[quote=PhilVaz]JamesSwan << paraphrasing Newman – Protestantism’s progressive downgrading of Mary simply reflected its downgrading of Christ. >>

One more thing, this is certainly true in Svendsen’s case since he refuses to call Mary the Mother of God and thus has a confused Christology, here –

“…it is not the case that ‘all of Jesus is God.’ Some of Jesus (viz., his humanity) is not God, and the premise is better stated as a particular statement (‘some of Jesus is God’)…for the conclusion, ‘Mary is the mother of God,’ does not necessarily follow the premises, ‘Mary is the mother of Jesus,’ and ‘some of Jesus is God’; for it very well could be (and indeed is the case) that Mary is mother of only the non-God part of Jesus…Catholic apologists have not made the necessary theological distinction between person, nature and being.” (Who is My Mother? The Role and Status of the Mother of Jesus in the New Testament and Roman Catholicism by Eric Svendsen [Calvary Press, 2001], page 265)

Also Evangelical Answers by Svendsen:

“Jesus is both God and man; therefore, we must use the proposition some of Jesus is God…Mary cannot be said to be the mother of all of Jesus, but only of his humanity…Mary is the mother of some of Jesus; for Mary could very well be (and indeed is) mother of only the non-God part of Jesus…The fallacy again lies in not making the proper distinction between the humanity and deity of Christ. No one in the first century worshipped the body of Christ per se, but rather the person of Christ who happened to be embodied…” (Evangelical Answers, page 179, 242)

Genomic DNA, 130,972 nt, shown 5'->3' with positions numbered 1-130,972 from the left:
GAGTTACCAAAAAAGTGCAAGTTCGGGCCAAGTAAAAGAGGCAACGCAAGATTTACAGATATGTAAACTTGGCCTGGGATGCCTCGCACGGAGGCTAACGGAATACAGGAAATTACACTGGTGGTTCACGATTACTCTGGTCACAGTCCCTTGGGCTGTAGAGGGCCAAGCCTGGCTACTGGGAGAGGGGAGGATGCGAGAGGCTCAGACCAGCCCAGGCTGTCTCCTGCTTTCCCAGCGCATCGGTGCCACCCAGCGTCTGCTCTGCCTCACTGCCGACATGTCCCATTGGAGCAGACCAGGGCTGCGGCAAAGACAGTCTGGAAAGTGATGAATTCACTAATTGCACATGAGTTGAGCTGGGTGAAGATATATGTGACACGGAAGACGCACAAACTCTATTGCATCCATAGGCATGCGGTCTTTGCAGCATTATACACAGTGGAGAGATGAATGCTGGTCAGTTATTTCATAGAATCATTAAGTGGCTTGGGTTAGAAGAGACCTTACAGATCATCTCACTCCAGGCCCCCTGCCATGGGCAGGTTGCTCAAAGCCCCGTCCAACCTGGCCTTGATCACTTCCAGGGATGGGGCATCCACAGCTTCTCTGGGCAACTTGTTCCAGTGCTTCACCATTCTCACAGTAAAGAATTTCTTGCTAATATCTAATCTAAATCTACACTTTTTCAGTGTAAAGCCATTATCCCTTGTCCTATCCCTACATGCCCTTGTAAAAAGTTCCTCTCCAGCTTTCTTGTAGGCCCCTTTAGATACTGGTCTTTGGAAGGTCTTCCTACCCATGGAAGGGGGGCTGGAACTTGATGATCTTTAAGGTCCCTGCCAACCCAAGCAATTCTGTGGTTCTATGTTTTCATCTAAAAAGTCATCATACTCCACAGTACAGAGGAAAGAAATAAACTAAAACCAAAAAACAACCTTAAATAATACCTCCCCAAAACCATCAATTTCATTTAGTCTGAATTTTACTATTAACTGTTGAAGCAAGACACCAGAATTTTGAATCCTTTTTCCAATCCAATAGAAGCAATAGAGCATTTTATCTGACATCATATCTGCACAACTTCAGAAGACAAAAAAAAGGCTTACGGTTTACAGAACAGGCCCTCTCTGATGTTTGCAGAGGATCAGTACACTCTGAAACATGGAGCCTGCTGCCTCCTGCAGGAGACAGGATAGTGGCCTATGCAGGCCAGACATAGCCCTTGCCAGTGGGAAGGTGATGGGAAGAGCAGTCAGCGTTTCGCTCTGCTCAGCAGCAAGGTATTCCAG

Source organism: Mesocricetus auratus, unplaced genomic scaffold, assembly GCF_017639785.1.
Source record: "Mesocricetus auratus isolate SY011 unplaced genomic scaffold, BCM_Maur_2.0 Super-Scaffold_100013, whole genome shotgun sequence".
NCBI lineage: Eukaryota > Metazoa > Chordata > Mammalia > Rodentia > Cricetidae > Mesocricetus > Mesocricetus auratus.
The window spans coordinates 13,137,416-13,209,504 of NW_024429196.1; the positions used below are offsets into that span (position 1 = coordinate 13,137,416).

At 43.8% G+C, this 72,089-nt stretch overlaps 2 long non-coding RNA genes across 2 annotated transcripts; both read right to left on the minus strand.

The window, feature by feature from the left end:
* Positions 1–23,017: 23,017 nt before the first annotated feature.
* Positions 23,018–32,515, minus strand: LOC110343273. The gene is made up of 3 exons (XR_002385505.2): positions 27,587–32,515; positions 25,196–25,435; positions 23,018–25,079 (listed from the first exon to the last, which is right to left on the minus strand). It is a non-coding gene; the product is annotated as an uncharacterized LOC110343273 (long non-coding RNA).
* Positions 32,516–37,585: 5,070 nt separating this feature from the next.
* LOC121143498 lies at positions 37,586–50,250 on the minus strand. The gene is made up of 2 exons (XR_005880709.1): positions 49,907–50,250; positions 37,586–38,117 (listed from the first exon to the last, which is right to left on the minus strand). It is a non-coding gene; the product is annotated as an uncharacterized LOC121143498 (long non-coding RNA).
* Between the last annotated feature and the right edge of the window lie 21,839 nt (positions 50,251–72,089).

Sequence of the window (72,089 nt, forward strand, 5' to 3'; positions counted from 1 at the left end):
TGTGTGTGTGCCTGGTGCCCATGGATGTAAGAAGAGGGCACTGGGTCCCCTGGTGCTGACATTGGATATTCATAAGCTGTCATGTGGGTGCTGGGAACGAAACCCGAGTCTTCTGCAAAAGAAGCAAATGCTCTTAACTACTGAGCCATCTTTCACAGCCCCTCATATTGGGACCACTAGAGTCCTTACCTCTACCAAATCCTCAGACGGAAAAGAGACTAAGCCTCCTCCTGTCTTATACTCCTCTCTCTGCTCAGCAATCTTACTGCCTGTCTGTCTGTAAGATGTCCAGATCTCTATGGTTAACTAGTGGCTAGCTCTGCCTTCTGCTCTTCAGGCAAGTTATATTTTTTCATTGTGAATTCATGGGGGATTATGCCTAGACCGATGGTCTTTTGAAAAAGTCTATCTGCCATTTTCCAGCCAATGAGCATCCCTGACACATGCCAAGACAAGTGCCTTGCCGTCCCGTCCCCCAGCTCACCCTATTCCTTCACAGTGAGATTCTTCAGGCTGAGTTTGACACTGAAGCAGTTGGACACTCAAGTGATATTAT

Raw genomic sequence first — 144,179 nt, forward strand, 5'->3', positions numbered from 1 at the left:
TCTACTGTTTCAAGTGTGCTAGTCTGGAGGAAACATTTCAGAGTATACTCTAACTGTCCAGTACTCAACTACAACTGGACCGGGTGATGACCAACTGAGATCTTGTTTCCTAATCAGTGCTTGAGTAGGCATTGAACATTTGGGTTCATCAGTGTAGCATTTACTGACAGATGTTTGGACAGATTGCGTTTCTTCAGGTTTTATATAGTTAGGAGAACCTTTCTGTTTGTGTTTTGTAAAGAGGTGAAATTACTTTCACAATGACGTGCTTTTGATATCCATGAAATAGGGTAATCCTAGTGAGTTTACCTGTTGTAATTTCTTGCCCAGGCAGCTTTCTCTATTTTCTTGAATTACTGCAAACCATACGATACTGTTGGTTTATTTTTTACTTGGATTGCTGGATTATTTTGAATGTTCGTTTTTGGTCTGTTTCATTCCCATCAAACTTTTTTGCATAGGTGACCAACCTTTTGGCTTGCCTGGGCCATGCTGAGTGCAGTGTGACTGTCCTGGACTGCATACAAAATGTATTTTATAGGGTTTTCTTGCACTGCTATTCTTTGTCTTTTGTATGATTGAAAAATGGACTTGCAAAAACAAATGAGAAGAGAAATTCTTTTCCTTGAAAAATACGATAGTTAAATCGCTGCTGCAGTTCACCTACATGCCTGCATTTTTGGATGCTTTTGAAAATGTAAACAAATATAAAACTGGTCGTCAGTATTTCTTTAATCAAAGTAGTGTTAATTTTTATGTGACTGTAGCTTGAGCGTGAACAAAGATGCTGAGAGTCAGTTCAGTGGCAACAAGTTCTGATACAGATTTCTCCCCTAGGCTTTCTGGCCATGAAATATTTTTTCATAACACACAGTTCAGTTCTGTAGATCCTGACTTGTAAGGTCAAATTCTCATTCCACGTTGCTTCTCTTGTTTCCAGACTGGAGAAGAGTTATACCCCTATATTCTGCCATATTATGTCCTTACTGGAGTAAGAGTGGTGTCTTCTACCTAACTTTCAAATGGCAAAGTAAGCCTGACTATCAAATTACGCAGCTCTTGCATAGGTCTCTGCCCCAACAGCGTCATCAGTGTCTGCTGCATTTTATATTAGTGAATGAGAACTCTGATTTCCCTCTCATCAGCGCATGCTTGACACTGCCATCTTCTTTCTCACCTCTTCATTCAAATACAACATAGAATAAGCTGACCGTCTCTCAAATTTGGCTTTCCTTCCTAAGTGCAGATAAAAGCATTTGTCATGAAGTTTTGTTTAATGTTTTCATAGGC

Phil P
[/quote]

Which part of Jesus was God? Was it his left leg, his right leg? Svedsen is a heretic and is confusing the incarnation.


#18

[quote=TertiumQuid]Hi Phil,

[snip of one paragraph]

However, this sloppiness does not excuse anyone who cites Luther. I have reached the point of blatant hostility and sarcasm, when cyber-warriors cite Luther, but do so from secondary sources, without even thinking to do the work necessary to find out what Luther said in context. This is simply inexcusable in many cases (the more degrees after someone’s name, the more inexcusable). Luther is extremely easy to mis-cite.